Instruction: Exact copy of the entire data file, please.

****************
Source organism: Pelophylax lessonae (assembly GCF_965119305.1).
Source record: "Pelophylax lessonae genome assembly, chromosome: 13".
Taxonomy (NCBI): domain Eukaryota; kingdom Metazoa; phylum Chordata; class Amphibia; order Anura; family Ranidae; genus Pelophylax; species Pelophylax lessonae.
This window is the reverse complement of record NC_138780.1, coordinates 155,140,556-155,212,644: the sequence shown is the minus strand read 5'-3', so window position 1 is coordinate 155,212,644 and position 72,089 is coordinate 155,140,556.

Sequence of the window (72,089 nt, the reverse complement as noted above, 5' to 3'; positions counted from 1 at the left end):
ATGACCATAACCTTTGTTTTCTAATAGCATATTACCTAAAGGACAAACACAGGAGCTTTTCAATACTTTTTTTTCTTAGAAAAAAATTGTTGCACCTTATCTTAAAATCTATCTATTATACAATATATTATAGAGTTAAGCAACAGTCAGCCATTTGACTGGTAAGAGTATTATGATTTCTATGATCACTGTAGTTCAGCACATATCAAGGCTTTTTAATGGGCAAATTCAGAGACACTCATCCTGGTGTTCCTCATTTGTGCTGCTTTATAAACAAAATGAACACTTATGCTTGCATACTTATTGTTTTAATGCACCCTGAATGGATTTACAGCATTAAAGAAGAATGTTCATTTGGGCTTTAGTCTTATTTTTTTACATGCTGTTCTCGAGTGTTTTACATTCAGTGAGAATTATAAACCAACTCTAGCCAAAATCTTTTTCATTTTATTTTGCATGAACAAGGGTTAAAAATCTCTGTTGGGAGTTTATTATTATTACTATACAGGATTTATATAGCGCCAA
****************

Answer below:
Source organism: Pelophylax lessonae (assembly GCF_965119305.1).
Source record: "Pelophylax lessonae genome assembly, chromosome: 13".
Taxonomy (NCBI): domain Eukaryota; kingdom Metazoa; phylum Chordata; class Amphibia; order Anura; family Ranidae; genus Pelophylax; species Pelophylax lessonae.
This window is the reverse complement of record NC_138780.1, coordinates 155,140,556-155,212,644: the sequence shown is the minus strand read 5'-3', so window position 1 is coordinate 155,212,644 and position 72,089 is coordinate 155,140,556.

Sequence of the window (72,089 nt, the reverse complement as noted above, 5' to 3'; positions counted from 1 at the left end):
ATGACCATAACCTTTGTTTTCTAATAGCATATTACCTAAAGGACAAACACAGGAGCTTTTCAATACTTTTTTTTCTTAGAAAAAAATTGTTGCACCTTATCTTAAAATCTATCTATTATACAATATATTATAGAGTTAAGCAACAGTCAGCCATTTGACTGGTAAGAGTATTATGATTTCTATGATCACTGTAGTTCAGCACATATCAAGGCTTTTTAATGGGCAAATTCAGAGACACTCATCCTGGTGTTCCTCATTTGTGCTGCTTTATAAACAAAATGAACACTTATGCTTGCATACTTATTGTTTTAATGCACCCTGAATGGATTTACAGCATTAAAGAAGAATGTTCATTTGGGCTTTAGTCTTATTTTTTTACATGCTGTTCTCGAGTGTTTTACATTCAGTGAGAATTATAAACCAACTCTAGCCAAAATCTTTTTCATTTTATTTTGCATGAACAAGGGTTAAAAATCTCTGTTGGGAGTTTATTATTATTACTATACAGGATTTATATAGCGCCAA